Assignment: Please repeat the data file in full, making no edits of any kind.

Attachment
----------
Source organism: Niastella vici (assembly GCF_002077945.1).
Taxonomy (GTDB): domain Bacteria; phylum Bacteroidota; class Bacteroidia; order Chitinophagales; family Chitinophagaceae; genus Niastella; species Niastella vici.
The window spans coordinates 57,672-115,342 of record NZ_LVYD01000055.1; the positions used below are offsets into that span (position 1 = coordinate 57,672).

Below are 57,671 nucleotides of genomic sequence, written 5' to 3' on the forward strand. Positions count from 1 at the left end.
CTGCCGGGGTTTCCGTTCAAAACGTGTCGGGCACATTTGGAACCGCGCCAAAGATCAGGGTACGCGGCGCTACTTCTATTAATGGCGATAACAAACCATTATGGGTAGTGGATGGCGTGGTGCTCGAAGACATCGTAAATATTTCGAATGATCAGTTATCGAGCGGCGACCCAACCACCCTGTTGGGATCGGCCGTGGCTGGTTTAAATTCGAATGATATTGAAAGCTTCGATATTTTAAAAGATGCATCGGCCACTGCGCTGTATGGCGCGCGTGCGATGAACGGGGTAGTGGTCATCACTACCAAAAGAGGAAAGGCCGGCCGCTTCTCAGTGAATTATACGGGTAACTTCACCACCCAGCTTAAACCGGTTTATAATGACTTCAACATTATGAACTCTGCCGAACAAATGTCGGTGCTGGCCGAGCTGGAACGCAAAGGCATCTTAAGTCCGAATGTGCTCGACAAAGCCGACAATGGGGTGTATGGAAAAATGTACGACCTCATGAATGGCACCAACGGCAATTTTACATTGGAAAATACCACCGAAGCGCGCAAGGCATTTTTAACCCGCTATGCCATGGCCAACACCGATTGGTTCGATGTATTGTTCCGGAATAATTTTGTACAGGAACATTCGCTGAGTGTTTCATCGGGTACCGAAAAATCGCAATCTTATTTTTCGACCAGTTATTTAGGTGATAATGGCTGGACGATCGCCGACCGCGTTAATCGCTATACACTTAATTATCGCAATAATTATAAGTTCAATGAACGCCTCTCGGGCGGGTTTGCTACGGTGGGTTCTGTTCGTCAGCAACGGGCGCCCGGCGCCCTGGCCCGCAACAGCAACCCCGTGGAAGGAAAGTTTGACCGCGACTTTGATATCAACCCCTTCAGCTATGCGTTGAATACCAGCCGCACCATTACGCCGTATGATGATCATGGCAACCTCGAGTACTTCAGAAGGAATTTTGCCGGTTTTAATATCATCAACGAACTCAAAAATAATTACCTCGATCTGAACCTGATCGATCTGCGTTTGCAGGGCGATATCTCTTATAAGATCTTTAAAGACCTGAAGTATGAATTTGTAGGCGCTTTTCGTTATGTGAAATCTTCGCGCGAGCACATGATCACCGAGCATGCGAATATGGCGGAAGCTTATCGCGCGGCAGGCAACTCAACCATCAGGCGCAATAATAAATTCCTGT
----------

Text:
Source organism: Niastella vici (assembly GCF_002077945.1).
Taxonomy (GTDB): domain Bacteria; phylum Bacteroidota; class Bacteroidia; order Chitinophagales; family Chitinophagaceae; genus Niastella; species Niastella vici.
The window spans coordinates 57,672-115,342 of record NZ_LVYD01000055.1; the positions used below are offsets into that span (position 1 = coordinate 57,672).

Below are 57,671 nucleotides of genomic sequence, written 5' to 3' on the forward strand. Positions count from 1 at the left end.
CTGCCGGGGTTTCCGTTCAAAACGTGTCGGGCACATTTGGAACCGCGCCAAAGATCAGGGTACGCGGCGCTACTTCTATTAATGGCGATAACAAACCATTATGGGTAGTGGATGGCGTGGTGCTCGAAGACATCGTAAATATTTCGAATGATCAGTTATCGAGCGGCGACCCAACCACCCTGTTGGGATCGGCCGTGGCTGGTTTAAATTCGAATGATATTGAAAGCTTCGATATTTTAAAAGATGCATCGGCCACTGCGCTGTATGGCGCGCGTGCGATGAACGGGGTAGTGGTCATCACTACCAAAAGAGGAAAGGCCGGCCGCTTCTCAGTGAATTATACGGGTAACTTCACCACCCAGCTTAAACCGGTTTATAATGACTTCAACATTATGAACTCTGCCGAACAAATGTCGGTGCTGGCCGAGCTGGAACGCAAAGGCATCTTAAGTCCGAATGTGCTCGACAAAGCCGACAATGGGGTGTATGGAAAAATGTACGACCTCATGAATGGCACCAACGGCAATTTTACATTGGAAAATACCACCGAAGCGCGCAAGGCATTTTTAACCCGCTATGCCATGGCCAACACCGATTGGTTCGATGTATTGTTCCGGAATAATTTTGTACAGGAACATTCGCTGAGTGTTTCATCGGGTACCGAAAAATCGCAATCTTATTTTTCGACCAGTTATTTAGGTGATAATGGCTGGACGATCGCCGACCGCGTTAATCGCTATACACTTAATTATCGCAATAATTATAAGTTCAATGAACGCCTCTCGGGCGGGTTTGCTACGGTGGGTTCTGTTCGTCAGCAACGGGCGCCCGGCGCCCTGGCCCGCAACAGCAACCCCGTGGAAGGAAAGTTTGACCGCGACTTTGATATCAACCCCTTCAGCTATGCGTTGAATACCAGCCGCACCATTACGCCGTATGATGATCATGGCAACCTCGAGTACTTCAGAAGGAATTTTGCCGGTTTTAATATCATCAACGAACTCAAAAATAATTACCTCGATCTGAACCTGATCGATCTGCGTTTGCAGGGCGATATCTCTTATAAGATCTTTAAAGACCTGAAGTATGAATTTGTAGGCGCTTTTCGTTATGTGAAATCTTCGCGCGAGCACATGATCACCGAGCATGCGAATATGGCGGAAGCTTATCGCGCGGCAGGCAACTCAACCATCAGGCGCAATAATAAATTCCTGT